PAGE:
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Security researchers discovered that an APT group known as “Silent Librarian” is actively targeting universities with spear phishing attacks.

Malwarebytes learned in mid-September that Silent Librarian, also known as “TA407” and “COBALT DICKENS,” had launched a new attack campaign.

In its analysis of the operation, the security firm found that the threat actor had registered convincing domains to mimic legitimate university websites around the world. These domains predominantly relied on the .ME top-level domain followed by .TK and .CF.

Silent Librarian also used Cloudflare for most of its phishing hostnames, as uncovered by Malwarebytes, although the group did tie at least some of its infrastructure to hosts located in its home country of Iran.

Part of the phishing infrastructure showing connections with Iran. (Source: Malwarebytes)

This isn’t the first time that Silent Librarian has targeted universities. In 2018 and 2019, Secureworks and Proofpoint uncovered attack campaigns in which the APT group targeted universities in over a dozen countries.

News of those attacks arrived shortly after the Department of Justice indicted nine Iranians for attempting to steal information from universities and other organizations.

The ongoing resilience of Silent Librarian highlights the threats confronting organizations in the education sector and the need for these entities to protect themselves against phishing attacks. PJ Norris, senior systems engineer at Tripwire, elaborates:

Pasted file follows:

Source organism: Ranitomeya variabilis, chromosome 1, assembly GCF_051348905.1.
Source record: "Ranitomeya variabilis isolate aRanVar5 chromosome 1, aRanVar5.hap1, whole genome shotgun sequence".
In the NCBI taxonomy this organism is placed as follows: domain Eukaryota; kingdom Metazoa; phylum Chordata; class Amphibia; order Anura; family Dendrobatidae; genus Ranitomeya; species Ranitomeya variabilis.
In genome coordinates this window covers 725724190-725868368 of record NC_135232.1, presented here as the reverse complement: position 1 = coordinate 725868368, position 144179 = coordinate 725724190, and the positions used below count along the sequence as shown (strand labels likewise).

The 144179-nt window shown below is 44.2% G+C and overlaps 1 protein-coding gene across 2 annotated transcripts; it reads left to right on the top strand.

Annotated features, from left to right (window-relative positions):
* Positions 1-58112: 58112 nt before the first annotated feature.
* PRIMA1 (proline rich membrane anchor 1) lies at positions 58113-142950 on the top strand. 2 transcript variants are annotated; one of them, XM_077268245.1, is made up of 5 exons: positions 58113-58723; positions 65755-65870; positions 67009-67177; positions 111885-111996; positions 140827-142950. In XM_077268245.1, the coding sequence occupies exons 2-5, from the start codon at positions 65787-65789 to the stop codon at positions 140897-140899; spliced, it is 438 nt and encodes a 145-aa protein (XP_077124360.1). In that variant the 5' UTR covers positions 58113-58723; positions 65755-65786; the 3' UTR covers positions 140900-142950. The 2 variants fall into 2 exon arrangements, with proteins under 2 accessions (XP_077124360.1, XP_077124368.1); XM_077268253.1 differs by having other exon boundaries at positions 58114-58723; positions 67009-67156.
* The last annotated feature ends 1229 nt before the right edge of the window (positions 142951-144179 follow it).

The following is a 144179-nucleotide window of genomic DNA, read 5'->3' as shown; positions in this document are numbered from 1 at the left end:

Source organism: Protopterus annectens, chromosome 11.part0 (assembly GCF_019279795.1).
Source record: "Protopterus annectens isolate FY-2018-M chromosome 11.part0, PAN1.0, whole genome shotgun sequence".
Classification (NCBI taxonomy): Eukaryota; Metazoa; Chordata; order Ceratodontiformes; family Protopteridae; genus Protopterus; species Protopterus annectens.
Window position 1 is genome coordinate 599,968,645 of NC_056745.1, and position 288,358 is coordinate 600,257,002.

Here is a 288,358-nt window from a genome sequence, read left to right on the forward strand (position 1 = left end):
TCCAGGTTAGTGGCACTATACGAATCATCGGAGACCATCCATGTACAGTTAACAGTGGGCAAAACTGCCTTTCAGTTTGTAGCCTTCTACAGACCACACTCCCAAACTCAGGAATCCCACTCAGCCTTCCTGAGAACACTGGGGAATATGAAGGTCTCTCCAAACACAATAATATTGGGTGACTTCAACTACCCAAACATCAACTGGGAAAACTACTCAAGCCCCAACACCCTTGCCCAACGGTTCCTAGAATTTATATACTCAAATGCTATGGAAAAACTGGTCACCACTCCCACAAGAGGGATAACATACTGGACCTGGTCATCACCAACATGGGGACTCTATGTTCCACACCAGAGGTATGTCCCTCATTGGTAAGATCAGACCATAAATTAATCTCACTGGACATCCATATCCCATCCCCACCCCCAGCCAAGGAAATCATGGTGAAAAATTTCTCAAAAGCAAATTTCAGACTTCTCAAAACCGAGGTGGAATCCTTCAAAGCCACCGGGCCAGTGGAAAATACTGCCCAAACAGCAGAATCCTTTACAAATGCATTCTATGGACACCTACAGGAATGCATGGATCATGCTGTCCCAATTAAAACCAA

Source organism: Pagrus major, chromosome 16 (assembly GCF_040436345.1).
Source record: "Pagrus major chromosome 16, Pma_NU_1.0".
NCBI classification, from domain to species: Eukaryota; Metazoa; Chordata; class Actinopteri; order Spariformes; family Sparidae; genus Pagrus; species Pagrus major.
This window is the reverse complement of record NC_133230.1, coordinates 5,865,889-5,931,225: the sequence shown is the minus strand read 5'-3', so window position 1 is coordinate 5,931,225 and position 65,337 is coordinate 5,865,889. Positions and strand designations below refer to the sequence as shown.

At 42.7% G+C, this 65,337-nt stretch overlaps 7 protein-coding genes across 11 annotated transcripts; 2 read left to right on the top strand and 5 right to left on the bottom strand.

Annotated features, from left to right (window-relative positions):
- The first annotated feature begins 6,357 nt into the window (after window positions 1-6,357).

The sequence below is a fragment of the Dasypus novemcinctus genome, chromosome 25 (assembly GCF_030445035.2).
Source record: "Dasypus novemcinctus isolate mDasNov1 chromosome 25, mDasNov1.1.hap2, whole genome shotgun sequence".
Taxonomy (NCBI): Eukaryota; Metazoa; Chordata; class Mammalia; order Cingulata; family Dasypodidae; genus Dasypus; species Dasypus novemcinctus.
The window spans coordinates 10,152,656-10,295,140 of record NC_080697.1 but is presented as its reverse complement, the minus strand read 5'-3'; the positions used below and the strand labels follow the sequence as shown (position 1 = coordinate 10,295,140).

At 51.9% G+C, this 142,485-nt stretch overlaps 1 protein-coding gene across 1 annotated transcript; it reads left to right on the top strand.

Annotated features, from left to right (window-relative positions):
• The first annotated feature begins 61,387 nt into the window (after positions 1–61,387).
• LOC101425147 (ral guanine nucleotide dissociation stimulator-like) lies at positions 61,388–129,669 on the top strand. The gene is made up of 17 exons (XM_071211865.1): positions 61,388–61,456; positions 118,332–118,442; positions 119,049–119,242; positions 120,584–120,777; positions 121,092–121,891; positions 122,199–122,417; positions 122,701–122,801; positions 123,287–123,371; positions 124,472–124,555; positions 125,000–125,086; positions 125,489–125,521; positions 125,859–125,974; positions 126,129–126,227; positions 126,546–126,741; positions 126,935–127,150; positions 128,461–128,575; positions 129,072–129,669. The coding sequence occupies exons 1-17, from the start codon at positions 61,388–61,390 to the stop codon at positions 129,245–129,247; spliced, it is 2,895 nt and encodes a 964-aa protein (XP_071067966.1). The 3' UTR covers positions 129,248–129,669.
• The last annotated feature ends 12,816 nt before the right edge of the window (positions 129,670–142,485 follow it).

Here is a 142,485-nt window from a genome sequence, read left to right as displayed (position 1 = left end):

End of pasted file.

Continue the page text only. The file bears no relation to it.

Universities are fruitful targets for cyber attackers and malicious actors. Intellectual property theft motivates many of the targeted attacks such as spear phishing academic staff. However, universities have large collections of personally identifiable information for their faculty, staff and students, and this provides significant motivation for attackers.

Employee education is the first line of defense against phishing, but even trained security professionals can be fooled by a well-crafted attack. Organizations should put in place technical controls to prevent and detect successful attacks, as well. It’s not enough to simply tell people not to click on dangerous links.

Tripwire’s solutions use file integrity monitoring and secure configuration management to help organizations manage and address network changes that could be the result of a phish.

For more information on how Tripwire’s products can keep your organization safe, click here.